7 Introduction and Purpose , or PQCs, are networks of perinatal care providers and public Perinatal quality collaboratives health professionals working to improve health outcomes for women and newborns through continuous quality improvement. Across the United States, organizations and individuals with an interest in improving perinatal health outcomes come together to develop these collaboratives to address their concerns. Many of these collaboratives are organized at the state level to allow for effective partnerships with public health agencies and other state- bas ed resources and systems. The Centers for Disease Control and Prevention (CDC) recognizes the value that PQCs can bring to improving perinatal health and provides a variety of online resources to support In 2011, CDC provide d funding to support state- based collaboratives in California , New them. , and Ohio York , and and in 2014 that support grew to include North Carolina , Illinois as well. Still, states without Massachusetts PQCs, or those with newly emerging collaboratives, may need more help getting started or furthering their efforts, which is why this Guidance Document was created. is document is intended to provide a ssistance to states that may wish to form PQCs or that Th are facing challenges with any aspect of PQC For a general introduction, you can webinar view CDC’s Collaboratives 101 development. Although most users of this guide featuring PQC leaders from New York will probably be in the early stages of and Ohio discussing their purpose, collaborative development, this document may basic structure, and past successes. also be helpful to existing PQCs who want to enhance their efforts. Each state has unique issues to address, but there are common challenges and best practices that can be applied to collaborative development across regions. This guide provides information on: Starting a Statewi de Collaborative. Chapter 1 focuses on the activities that  need to occur during the planning process to start a collaborative.  Launching Initiatives. Chapter 2 provides information about selecting and beginning to implement quality improvement projects.  Data and Measurement. Chapter 3 discusses the data that you will use to show the impact of your collaborative’ s work, including how to select suitable measures and how to find data to support them.  Quality Improvement Methods. Chapter 4 offers information about several models and tools often used to support quality improvement projects. 6

8  Chapter 5 focuses on planning to make sure that different groups Dissemination. receive information about your collaborative and what it does.  Sustainability. Chapter 6 aims to provide guidance on how to grow and sustain your collaborative’ s work. This guide is an online resource that includes hyperlinks to other useful resources for perinatal quality improvement work . M ore information on PQCs can also be found from CDC’ s Division of Reproductive Health . 7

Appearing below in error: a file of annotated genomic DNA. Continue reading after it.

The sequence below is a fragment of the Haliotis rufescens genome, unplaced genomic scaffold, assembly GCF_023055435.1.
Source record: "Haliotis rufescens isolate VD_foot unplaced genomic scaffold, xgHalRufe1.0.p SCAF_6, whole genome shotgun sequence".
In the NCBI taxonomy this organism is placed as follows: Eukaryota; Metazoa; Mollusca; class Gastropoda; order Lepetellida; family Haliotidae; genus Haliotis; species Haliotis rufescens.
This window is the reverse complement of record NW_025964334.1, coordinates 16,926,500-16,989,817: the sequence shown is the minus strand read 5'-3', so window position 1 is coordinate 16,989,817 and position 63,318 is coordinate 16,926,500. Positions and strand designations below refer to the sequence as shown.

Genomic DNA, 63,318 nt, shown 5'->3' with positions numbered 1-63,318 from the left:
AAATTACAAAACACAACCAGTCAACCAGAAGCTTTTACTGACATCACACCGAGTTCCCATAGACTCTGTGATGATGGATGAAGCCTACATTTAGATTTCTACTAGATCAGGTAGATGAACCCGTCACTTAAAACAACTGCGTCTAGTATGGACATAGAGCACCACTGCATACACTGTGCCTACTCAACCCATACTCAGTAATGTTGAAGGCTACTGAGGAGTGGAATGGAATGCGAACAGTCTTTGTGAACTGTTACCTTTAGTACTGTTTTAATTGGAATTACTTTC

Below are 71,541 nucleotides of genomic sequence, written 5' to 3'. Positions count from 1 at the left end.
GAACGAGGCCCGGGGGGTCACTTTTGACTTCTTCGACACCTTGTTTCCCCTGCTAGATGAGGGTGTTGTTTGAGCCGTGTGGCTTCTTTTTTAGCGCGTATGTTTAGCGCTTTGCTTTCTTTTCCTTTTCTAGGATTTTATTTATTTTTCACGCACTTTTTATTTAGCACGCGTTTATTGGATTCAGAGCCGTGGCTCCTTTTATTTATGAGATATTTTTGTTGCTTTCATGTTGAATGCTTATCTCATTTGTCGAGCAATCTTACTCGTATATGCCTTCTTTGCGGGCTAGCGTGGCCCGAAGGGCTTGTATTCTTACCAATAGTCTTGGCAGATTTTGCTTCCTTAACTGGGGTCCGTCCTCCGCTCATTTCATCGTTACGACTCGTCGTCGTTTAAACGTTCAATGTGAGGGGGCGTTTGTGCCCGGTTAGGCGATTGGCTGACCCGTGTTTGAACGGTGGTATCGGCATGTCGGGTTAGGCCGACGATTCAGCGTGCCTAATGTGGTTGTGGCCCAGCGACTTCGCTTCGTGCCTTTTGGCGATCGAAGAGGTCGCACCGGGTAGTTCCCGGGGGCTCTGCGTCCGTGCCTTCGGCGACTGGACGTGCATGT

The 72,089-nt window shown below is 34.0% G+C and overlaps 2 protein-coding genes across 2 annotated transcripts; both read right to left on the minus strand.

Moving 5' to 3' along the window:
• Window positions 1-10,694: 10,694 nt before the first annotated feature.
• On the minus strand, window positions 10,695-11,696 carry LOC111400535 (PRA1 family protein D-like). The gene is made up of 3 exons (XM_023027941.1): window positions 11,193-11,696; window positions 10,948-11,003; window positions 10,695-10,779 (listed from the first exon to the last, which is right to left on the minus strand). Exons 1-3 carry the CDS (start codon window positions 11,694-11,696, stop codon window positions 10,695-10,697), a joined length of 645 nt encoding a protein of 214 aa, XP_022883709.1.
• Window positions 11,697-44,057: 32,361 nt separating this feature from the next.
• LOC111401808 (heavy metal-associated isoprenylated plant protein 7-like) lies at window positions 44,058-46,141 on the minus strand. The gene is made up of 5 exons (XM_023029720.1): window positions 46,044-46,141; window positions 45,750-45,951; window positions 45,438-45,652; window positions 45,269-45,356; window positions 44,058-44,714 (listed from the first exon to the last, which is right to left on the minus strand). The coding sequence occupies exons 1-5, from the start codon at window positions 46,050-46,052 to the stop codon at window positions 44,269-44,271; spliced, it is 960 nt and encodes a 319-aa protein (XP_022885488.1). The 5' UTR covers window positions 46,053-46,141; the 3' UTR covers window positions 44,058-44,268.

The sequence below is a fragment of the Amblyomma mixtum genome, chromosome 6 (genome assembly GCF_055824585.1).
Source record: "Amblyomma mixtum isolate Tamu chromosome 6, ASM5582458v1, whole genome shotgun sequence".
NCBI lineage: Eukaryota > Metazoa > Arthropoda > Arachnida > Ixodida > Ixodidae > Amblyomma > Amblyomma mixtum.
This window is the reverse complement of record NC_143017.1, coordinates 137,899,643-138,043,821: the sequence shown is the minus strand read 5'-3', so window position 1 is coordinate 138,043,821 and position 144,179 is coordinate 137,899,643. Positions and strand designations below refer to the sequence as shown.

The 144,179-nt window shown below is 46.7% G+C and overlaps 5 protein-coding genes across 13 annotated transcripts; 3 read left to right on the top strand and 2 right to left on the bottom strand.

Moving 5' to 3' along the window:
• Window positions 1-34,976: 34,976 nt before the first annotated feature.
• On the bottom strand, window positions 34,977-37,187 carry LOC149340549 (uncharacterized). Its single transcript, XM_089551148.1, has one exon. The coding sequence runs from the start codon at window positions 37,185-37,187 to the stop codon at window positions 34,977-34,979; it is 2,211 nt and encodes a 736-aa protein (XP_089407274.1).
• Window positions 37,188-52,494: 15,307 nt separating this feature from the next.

9 1. Starting a Statewide Collaborative A good deal of preparation needs to occur before a collaborative can be launched. Conducting a thorough planning process will ensure that you have the people and resources to give you the best chance of launching a successful and sustainable collaborative. This chapter aims to provide guidance on the activities that need to occur during the planning process for starting your PQC, including identifying the right people to be involved and . ensuring their buy- in, establishing your identity, and securing funding 1.1 Identifying and Engaging Key Players The success of your PQC will rely heavily on ensuring that you have the right people involved. groups listed below, these all Although a collaborative can begin without the involvement of groups will be engaged as your collaborative grows and develops. Key players include: Champions.  Leaders and Engaged and committed leadership is crucial for ’s mission. developing, implementing, and disseminating the collaborative ers and champions for the PQC must be engaged Individuals who can serve as lead early in the process of developing the collaborative. Their efforts will include educating other providers on the importance of a collaborative at Your PQC leadership should: the state level; engaging patients, Be • passionate about the issues and families, and stakeholders; developing and leading initiatives. • Be well -known and respected - Identifying leaders who are well • Understand the role of stakeholders respected by their colleagues is important, as these individuals will Understand the need to lead to • serve not only as content experts improve care (in obstetrics, neonatology, and that ocal change is l Know that • patient/family partnership, or support capacity the PQC needs to quality improvemen t), but will also building to make local changes prove critical for raising the credibility of the collaborative among state leaders, healthcare providers, and other key stakeholders.  Participants. Participants are the people and/or organizations, such as hospitals, that implement your initiatives. Engaging participants is critical for the success of your PQC, because without their willingness to participate in quality improvement initiatives, the collaborative will not be successful. Participant engagement is discussed in more detail in Chapter 2 of this document. 8